JOPERD--The Journal of Physical Education, Recreation & Dance

The Journal of Physical Education, Recreation & Dance (JOPERD) is a monthly journal owned and published since 1896 by the American Alliance for Health, Physical Education, Recreation & Dance (AAHPERD) headquartered in Reston, Va. JOPERD is AAHPERD's largest, most frequently published, and most wide-ranging periodical. It is AAHPERD's cornerstone journal, reaching 12,000+ members and subscribers, providing information on a variety of health, physical education, recreation and dance issues. Subscribers are professionals supporting those involved in physical education, leisure, fitness, dance, health promotion, sport and education—all specialties related to achieving a healthy lifestyle. The region covered by this journal is the US.Recent issues of JOPERD have included articles on teaching strategies, fitness, legal issues, assessment, dancing, teacher education, adapted physical education, leisure for older adults, the use of technology, and ethics and gender equity in sports and physical education. In January 2002, JOPERD featured an article on the benefits of physical exercise in reducing breast cancer risk. In April 2007, JOPERD ran a series of articles on obesity, including the mental aspects of obesity, early childhood obesity intervention and online sources of information on the epidemic. In October 2009, JOPERD included an article on the gender gap in youth sports, particularly in urban communities. This was based on the results of Go Out and Play: Youth Sports in America, a comprehensive study based on two nationwide surveys of youth sports participation. Michael T. Shoemaker is the Editor, and Laura Stecker is the Associate Editor. Contributing editors are Derrick Mears, Ferman Konukman, Thomas H. Sawyer and Susan F. Ayers.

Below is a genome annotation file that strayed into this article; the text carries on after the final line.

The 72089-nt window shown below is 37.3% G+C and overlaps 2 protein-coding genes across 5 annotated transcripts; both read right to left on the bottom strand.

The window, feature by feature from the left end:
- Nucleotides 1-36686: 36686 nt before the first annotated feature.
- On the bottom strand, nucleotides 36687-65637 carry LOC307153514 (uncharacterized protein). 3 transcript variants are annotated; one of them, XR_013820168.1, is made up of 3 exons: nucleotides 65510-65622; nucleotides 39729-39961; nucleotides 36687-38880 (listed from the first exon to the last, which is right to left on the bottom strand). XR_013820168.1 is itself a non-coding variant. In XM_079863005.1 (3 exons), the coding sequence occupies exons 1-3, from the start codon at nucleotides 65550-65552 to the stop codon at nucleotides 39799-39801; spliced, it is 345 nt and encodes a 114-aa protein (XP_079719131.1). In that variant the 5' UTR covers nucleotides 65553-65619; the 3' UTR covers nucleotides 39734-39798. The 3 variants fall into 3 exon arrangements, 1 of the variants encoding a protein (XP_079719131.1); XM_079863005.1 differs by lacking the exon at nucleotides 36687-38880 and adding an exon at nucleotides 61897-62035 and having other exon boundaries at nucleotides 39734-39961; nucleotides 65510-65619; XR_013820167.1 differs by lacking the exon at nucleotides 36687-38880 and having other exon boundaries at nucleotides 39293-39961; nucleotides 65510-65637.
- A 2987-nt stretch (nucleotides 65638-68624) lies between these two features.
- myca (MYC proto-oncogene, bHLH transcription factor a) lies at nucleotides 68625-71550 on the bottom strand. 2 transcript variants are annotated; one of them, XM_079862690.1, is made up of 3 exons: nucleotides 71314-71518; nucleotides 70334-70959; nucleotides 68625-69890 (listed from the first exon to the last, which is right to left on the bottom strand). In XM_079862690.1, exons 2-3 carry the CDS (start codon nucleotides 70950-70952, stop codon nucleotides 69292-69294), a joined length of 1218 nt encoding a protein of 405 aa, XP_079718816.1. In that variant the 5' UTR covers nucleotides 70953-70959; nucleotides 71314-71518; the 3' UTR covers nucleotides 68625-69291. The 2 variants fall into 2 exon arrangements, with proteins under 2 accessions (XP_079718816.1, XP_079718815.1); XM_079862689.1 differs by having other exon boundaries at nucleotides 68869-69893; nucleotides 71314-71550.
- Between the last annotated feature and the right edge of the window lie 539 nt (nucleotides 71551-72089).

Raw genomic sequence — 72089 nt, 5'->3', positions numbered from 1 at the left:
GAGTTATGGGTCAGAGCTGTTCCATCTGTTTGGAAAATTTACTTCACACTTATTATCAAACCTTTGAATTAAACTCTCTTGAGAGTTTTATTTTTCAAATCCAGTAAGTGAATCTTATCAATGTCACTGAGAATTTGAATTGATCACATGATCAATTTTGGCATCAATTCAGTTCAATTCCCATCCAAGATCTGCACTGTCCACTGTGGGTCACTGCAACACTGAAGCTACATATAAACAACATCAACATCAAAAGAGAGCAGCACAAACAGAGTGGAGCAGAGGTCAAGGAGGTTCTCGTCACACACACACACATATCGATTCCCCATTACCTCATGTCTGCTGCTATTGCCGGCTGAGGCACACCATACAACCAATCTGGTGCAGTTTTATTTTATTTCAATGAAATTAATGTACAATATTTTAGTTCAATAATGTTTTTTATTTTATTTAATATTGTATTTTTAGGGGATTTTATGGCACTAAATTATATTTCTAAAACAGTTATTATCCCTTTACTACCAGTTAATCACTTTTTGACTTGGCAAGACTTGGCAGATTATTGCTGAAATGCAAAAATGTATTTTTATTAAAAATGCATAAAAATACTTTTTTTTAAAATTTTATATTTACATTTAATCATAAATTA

Articles from Vol. 65, No. 1, January

An Inclusive Preschool Physical Education Program
Kathi leaps into adapted physical education class with the grace of a gazelle. She picks a colored shape to stand on for warmup time and waits for the rest of the children to enter the gymnasium. This seems like a fairly reasonable expectation of a...
Curriculum Development in a Worldwide School System
Imagine having to design, implement, and, when necessary, revise physical education curricula for dozens of schools serving thousands of students all over the world. That is the challenging responsibility of the Department of Defense Dependents Schools...
Developing Successful Collaborative Relationships
...I propose that the problems facing education cannot and will not be solved by educators alone: the literally self-contained classroom teacher, the self-contained principal or supervisor, and even the self-contained professor have all become anachronisms,...
Effective Skills Instruction in Outdoor Adventure Education
Many educational and therapeutic programs use outdoor adventure activities as a catalyst for change and growth (Gass, 1993; Luckner, 1988; Rudolph & Luckner, 1986). Research over the past two decades has demonstrated the value of using outdoor...
Equal-Status Relationships in the Gym
Val, a physical education specialist, felt really good when her principal opened their weekly conference with praise: "I have a wonderful compliment for you. You have been selected as one of the best teachers in our district to help with an integration/inclusion...